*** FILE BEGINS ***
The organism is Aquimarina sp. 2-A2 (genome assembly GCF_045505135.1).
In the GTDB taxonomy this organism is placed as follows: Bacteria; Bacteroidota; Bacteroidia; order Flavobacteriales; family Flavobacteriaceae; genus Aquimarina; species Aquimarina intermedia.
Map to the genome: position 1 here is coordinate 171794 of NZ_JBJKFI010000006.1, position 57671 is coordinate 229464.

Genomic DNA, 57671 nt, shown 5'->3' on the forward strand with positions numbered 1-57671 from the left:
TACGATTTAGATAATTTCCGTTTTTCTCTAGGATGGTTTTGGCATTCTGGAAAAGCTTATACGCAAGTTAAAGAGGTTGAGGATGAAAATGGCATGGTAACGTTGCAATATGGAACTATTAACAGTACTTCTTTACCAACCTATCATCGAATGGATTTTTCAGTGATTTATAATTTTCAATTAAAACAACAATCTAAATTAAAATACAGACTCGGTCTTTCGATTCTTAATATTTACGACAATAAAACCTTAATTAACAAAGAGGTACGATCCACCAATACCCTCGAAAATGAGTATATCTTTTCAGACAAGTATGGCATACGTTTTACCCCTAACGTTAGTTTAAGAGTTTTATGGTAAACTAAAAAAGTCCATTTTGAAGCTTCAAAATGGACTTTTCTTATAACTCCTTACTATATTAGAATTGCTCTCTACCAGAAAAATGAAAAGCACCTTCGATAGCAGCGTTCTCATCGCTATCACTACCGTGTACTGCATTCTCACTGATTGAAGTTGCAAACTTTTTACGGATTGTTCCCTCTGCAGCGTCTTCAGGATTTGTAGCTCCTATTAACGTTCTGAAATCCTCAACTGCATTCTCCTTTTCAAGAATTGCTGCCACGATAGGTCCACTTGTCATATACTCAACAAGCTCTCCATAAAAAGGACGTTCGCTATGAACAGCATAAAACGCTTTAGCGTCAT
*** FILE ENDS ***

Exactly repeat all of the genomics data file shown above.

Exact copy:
The organism is Aquimarina sp. 2-A2 (genome assembly GCF_045505135.1).
In the GTDB taxonomy this organism is placed as follows: Bacteria; Bacteroidota; Bacteroidia; order Flavobacteriales; family Flavobacteriaceae; genus Aquimarina; species Aquimarina intermedia.
Map to the genome: position 1 here is coordinate 171794 of NZ_JBJKFI010000006.1, position 57671 is coordinate 229464.

Genomic DNA, 57671 nt, shown 5'->3' on the forward strand with positions numbered 1-57671 from the left:
TACGATTTAGATAATTTCCGTTTTTCTCTAGGATGGTTTTGGCATTCTGGAAAAGCTTATACGCAAGTTAAAGAGGTTGAGGATGAAAATGGCATGGTAACGTTGCAATATGGAACTATTAACAGTACTTCTTTACCAACCTATCATCGAATGGATTTTTCAGTGATTTATAATTTTCAATTAAAACAACAATCTAAATTAAAATACAGACTCGGTCTTTCGATTCTTAATATTTACGACAATAAAACCTTAATTAACAAAGAGGTACGATCCACCAATACCCTCGAAAATGAGTATATCTTTTCAGACAAGTATGGCATACGTTTTACCCCTAACGTTAGTTTAAGAGTTTTATGGTAAACTAAAAAAGTCCATTTTGAAGCTTCAAAATGGACTTTTCTTATAACTCCTTACTATATTAGAATTGCTCTCTACCAGAAAAATGAAAAGCACCTTCGATAGCAGCGTTCTCATCGCTATCACTACCGTGTACTGCATTCTCACTGATTGAAGTTGCAAACTTTTTACGGATTGTTCCCTCTGCAGCGTCTTCAGGATTTGTAGCTCCTATTAACGTTCTGAAATCCTCAACTGCATTCTCCTTTTCAAGAATTGCTGCCACGATAGGTCCACTTGTCATATACTCAACAAGCTCTCCATAAAAAGGACGTTCGCTATGAACAGCATAAAACGCTTTAGCGTCAT